The decision described as ‘incomprehensible’ by Liverpool Mayor Joanne Anderson and her Labour colleague Steve Rotheram, Liverpool City Region mayor, who believe Unesco punishes cities trying to regenerate. Labour MPs in the area are also angry
History of Liverpool’s World Heritage site now stripped of its prestigious status
The Liverpool Maritime Mercantile City is a Unesco designated World Heritage Site in Liverpool comprising of six locations in the city centre.
It includes the Pier Head, Albert Dock and William Brown Street as well as other city landmarks.
Unesco received the city council’s nomination for the six sites in January 2003 and in September of that year sent International Council of Monuments and Statues representatives to carry out an evaluation on the eligibility for these areas to be given World Heritage Status.
In March 2004 ICOMOS recommended that Unesco inscribe the Liverpool Maritime Mercantile City as a World Heritage Site.
In 2012, the site was inscribed on the List of World Heritage in Danger due to the proposed construction of Liverpool Waters project.
In July 2017, Unesco warned that the city’s status as a World Heritage Site was at risk of being rescinded in light of planning and development proposals.
English Heritage asserted that the proposed Liverpool Waters development would leave the setting of some of Liverpool’s most significant historic buildings ‘severely compromised’, the archaeological remains of parts of the historic docks ‘at risk of destruction’, and ‘the city’s historic urban landscape … permanently unbalanced’.
Discussions on the future for the city began on Sunday but by Monday members had been unable to reach a consensus view and delegates from Norway proposed a secret ballot be held on the issue.
Announcing the decision on Wednesday, committee chairman Tian Xuejun said 20 votes had been cast. Thirteen had been in favour of deleting the city, five had been against the proposal and two ballot papers had been invalid.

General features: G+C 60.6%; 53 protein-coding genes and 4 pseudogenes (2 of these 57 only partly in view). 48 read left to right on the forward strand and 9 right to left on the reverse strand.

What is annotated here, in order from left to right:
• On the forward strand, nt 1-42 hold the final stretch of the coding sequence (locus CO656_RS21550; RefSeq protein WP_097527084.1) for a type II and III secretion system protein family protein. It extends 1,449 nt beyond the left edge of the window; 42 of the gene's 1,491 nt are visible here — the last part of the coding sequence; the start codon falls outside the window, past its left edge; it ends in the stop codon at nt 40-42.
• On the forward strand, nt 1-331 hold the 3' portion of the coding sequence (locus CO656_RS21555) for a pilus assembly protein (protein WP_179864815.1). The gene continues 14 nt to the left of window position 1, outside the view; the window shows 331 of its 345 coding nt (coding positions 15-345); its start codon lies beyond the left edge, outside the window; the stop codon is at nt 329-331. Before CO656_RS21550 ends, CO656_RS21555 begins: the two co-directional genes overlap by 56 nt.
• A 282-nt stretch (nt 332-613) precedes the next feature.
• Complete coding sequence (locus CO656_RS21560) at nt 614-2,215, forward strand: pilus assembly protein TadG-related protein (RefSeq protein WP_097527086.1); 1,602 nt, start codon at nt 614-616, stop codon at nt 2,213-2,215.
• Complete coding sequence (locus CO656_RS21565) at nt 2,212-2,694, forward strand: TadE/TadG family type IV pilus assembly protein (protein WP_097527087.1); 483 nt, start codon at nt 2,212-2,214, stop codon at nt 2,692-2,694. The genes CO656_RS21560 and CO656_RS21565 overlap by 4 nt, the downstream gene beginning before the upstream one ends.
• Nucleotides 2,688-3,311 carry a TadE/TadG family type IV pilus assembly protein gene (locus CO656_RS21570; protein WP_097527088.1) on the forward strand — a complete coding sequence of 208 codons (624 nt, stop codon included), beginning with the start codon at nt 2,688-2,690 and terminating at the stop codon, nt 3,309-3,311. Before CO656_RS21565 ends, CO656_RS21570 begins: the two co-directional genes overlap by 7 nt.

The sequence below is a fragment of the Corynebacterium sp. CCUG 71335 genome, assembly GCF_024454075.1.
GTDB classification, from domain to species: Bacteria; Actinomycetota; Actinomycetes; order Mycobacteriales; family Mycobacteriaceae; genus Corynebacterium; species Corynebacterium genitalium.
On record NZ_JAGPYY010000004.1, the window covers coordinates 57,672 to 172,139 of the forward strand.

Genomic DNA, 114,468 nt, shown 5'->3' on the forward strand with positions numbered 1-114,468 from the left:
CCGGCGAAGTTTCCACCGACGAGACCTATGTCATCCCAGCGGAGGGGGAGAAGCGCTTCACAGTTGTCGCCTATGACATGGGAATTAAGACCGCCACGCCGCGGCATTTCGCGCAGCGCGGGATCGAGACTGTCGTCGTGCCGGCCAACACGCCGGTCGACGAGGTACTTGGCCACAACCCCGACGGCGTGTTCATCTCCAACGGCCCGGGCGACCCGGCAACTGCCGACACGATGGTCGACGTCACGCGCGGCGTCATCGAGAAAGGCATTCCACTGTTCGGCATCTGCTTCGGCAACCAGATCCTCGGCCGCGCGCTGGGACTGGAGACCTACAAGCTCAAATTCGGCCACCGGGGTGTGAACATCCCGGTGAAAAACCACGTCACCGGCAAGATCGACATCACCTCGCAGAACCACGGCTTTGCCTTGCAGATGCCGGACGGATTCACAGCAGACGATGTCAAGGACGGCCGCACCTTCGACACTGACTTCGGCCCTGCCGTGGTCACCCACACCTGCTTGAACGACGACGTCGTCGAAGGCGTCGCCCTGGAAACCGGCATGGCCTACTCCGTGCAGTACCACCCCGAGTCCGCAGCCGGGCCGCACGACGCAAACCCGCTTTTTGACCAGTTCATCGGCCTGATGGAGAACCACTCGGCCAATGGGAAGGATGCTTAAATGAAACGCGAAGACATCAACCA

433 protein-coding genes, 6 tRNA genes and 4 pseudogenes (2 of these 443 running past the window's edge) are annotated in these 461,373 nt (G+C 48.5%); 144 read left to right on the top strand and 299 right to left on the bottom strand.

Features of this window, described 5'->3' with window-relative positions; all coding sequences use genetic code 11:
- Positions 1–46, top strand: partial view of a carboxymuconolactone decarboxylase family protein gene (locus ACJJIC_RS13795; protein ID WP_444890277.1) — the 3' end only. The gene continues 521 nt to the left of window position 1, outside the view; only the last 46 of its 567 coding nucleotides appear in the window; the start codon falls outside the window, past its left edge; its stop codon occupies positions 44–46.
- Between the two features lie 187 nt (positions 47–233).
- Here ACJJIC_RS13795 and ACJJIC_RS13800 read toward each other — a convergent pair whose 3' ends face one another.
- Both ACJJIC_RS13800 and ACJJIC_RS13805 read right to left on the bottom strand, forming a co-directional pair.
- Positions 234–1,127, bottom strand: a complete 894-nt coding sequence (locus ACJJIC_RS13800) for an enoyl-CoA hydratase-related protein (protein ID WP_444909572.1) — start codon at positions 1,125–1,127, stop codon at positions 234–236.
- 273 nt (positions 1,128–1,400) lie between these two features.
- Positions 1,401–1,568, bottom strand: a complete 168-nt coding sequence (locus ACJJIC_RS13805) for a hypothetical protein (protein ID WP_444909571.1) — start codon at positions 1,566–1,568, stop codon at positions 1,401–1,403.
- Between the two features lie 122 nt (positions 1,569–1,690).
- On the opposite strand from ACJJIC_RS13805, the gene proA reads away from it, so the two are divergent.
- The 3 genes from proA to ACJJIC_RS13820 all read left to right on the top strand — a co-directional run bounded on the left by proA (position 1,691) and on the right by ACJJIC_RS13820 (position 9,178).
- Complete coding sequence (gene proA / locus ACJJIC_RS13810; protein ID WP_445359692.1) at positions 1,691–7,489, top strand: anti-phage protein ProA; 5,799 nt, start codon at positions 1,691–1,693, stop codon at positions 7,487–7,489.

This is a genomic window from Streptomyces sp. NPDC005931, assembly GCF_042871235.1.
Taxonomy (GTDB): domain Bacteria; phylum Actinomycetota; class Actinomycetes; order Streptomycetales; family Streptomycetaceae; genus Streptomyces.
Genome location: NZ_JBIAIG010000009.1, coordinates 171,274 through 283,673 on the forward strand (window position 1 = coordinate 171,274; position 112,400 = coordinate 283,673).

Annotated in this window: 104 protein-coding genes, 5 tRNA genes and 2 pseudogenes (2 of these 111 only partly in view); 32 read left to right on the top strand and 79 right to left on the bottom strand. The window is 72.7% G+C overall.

Mayor Anderson said: ‘I’m hugely disappointed and concerned by this decision to delete Liverpool’s World Heritage status, which comes a decade after Unesco last visited the city to see it with their own eyes. Our World Heritage site has never been in better condition having benefitted from hundreds of millions of pounds of investment across dozens of listed buildings and the public realm.
‘We will be working with Government to examine whether we can appeal but, whatever happens, Liverpool will always be a World Heritage city. We have a stunning waterfront and incredible built heritage that is the envy of other cities.
‘Our commitment to maintaining and improving our buildings remains as strong as ever and will continue to be a key part of our drive to attract visitors, along with leisure, retail and events.
‘I find it incomprehensible that Unesco would rather Bramley Moore Dock remain a derelict wasteland, rather than making a positive contribution to the city’s future and that of its residents. I’ll now be seeking to draw together all the UK heritage bodies in a round table to plan a positive future with further investment.’
In an earlier report, the body also said that planning approval for Everton’s proposed stadium at Bramley Moore Dock had added to the ‘ascertained threat’ to the waterfront’s ‘outstanding universal value’ and signals a ‘lack of commitment’ to ‘protect the property in the long-term’.